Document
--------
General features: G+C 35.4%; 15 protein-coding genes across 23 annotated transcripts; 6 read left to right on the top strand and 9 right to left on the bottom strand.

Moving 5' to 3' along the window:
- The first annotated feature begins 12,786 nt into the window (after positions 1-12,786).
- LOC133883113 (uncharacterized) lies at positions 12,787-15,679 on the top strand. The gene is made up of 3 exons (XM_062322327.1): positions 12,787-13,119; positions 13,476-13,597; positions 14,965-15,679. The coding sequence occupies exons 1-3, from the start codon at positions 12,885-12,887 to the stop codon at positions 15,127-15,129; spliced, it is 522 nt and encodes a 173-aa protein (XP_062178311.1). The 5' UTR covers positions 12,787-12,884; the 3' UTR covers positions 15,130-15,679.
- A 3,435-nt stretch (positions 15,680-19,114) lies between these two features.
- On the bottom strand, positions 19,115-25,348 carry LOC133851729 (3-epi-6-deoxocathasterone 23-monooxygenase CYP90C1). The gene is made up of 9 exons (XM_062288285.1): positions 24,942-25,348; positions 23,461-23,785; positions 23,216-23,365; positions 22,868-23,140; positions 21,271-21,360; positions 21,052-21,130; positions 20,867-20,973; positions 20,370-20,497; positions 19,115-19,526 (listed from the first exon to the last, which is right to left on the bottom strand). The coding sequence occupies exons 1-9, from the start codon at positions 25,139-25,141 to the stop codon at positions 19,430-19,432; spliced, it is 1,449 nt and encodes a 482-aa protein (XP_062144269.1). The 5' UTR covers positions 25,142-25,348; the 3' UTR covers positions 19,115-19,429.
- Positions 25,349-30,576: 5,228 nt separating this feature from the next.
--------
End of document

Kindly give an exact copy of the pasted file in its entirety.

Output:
General features: G+C 35.4%; 15 protein-coding genes across 23 annotated transcripts; 6 read left to right on the top strand and 9 right to left on the bottom strand.

Moving 5' to 3' along the window:
- The first annotated feature begins 12,786 nt into the window (after positions 1-12,786).
- LOC133883113 (uncharacterized) lies at positions 12,787-15,679 on the top strand. The gene is made up of 3 exons (XM_062322327.1): positions 12,787-13,119; positions 13,476-13,597; positions 14,965-15,679. The coding sequence occupies exons 1-3, from the start codon at positions 12,885-12,887 to the stop codon at positions 15,127-15,129; spliced, it is 522 nt and encodes a 173-aa protein (XP_062178311.1). The 5' UTR covers positions 12,787-12,884; the 3' UTR covers positions 15,130-15,679.
- A 3,435-nt stretch (positions 15,680-19,114) lies between these two features.
- On the bottom strand, positions 19,115-25,348 carry LOC133851729 (3-epi-6-deoxocathasterone 23-monooxygenase CYP90C1). The gene is made up of 9 exons (XM_062288285.1): positions 24,942-25,348; positions 23,461-23,785; positions 23,216-23,365; positions 22,868-23,140; positions 21,271-21,360; positions 21,052-21,130; positions 20,867-20,973; positions 20,370-20,497; positions 19,115-19,526 (listed from the first exon to the last, which is right to left on the bottom strand). The coding sequence occupies exons 1-9, from the start codon at positions 25,139-25,141 to the stop codon at positions 19,430-19,432; spliced, it is 1,449 nt and encodes a 482-aa protein (XP_062144269.1). The 5' UTR covers positions 25,142-25,348; the 3' UTR covers positions 19,115-19,429.
- Positions 25,349-30,576: 5,228 nt separating this feature from the next.